How does your songwriting process work? Eric: Our newer album, I think, kind of went along with the aspects that we’re talking about. I think one of us, I would come with some kind of formula, and they’d kind of find a way to turn it around. So usually I would come with a traditional music and they would do everything to pull it in every musical direction to the point where we’d have to find that balance where it holds all the elements.

Mickey: Yeah and I also think it’s important to say we recorded [the album] on our own and it took us a whole year. I feel like that’s worth talking about because

Timo: It’s not one single thought.

Mickey: It’s a bunch of different ideas coming together from

Timo: Different areas. We recorded in Denver, we recorded in basements.

Mickey: And it’s mistakes and arbitrary things.

If you guys could take a look at your music and equate it to the general landscape of politics and our nation, what general message do you think you’re sending? Eric: It’s a hard question. It is a hard question.

Jeremy: I’m going to speak for Eric, because Eric writes all of lyrics to the songs and really I feel like most messages that come across in songs are from the words themselves and I think at all costs we’ve avoided any political strife with any one group. We have our own political beliefs I just think, you know, there’s so many other things to worry about in the world. Music is fun. And our music is a lot of fun. And I think if we brought politics into it, or what we feel about this country, like, what they’re doing in Washington it’s going to lose it’s fun.

Timo: What do you mean politics like?

I mean the youth that is listening to your music and how it will make them view the world? Timo: The last great explosion of the scene, I think, is Seattle, and that was the 90’s, almost twenty years ago. And I think that’s because of the internet, of these scenes coming together.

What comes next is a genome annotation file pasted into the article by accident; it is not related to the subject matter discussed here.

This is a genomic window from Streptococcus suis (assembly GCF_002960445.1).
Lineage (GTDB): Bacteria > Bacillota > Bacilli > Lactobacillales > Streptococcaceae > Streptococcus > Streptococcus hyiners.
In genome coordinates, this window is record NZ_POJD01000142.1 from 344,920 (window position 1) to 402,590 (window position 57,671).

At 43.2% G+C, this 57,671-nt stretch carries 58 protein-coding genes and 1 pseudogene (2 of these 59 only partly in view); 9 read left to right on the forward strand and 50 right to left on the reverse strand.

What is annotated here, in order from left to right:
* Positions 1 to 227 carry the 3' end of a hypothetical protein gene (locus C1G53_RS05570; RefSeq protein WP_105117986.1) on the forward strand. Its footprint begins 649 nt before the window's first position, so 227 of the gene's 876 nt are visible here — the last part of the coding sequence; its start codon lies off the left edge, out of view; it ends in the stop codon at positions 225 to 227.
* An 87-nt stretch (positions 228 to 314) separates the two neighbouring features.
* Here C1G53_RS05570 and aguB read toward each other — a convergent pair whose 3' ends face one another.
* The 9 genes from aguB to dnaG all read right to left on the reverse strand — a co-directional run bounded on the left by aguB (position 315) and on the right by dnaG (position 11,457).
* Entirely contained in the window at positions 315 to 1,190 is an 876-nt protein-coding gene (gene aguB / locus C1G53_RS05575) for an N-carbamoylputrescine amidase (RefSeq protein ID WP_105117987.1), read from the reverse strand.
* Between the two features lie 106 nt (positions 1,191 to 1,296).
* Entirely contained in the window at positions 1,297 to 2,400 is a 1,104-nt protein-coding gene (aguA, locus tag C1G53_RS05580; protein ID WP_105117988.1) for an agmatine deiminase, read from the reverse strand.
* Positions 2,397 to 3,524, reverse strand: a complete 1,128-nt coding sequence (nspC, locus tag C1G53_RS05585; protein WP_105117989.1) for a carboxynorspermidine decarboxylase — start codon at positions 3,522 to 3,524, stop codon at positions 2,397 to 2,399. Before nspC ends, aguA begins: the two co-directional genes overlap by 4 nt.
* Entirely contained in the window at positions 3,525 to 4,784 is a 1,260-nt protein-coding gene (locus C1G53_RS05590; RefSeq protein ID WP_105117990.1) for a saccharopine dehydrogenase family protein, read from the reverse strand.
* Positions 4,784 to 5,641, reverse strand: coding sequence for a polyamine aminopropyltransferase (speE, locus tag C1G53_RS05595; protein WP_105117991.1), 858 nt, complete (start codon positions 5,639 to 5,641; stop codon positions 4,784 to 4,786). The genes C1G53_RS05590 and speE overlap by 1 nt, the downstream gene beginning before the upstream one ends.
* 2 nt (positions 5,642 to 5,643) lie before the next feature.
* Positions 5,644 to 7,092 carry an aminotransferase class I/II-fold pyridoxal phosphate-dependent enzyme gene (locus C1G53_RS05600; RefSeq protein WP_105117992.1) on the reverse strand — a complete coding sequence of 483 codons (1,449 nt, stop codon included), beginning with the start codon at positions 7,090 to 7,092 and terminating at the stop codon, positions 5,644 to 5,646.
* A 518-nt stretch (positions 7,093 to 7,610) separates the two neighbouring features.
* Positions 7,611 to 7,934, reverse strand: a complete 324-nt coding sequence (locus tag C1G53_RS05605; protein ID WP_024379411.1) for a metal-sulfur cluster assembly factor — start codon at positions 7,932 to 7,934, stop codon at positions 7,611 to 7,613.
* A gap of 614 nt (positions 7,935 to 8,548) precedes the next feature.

Mickey: It’s a fusion of all scenes, so there is no scene.

Timo: I mean the fact that we can claim two homes, I mean Denver and New York I think speaks to that ability of like being able to cover multiple boundaries and not be defined from where you are, like, ‘I’m from Seattle I play grunge,’ or, ‘I’m in Nebraska I play country.’ Here in New York it’s a culmination of that, but it’s no longer just New York’s culmination. I think the whole world is culminating with these genres crossing, and it’s awesome.

Mickey: It’s really good, it’s also weird when you think of something like hippies or punk rock. The hippie movement was all like, ‘drop out’, and I feel like a lot of the bands then had a lot of political things to say, but think of The Grateful Dead, like they didn’t associate themselves at all with that. I feel like with us, it is. Because art for art sake is a really, sometimes I feel like a self absorbed thing, but with this band, I feel like it’s just music. It’s music and it’s kind of like painters who just paint for the paint. It’s music for music. And shit is fucked up in our world, but sometimes people just want to feel good.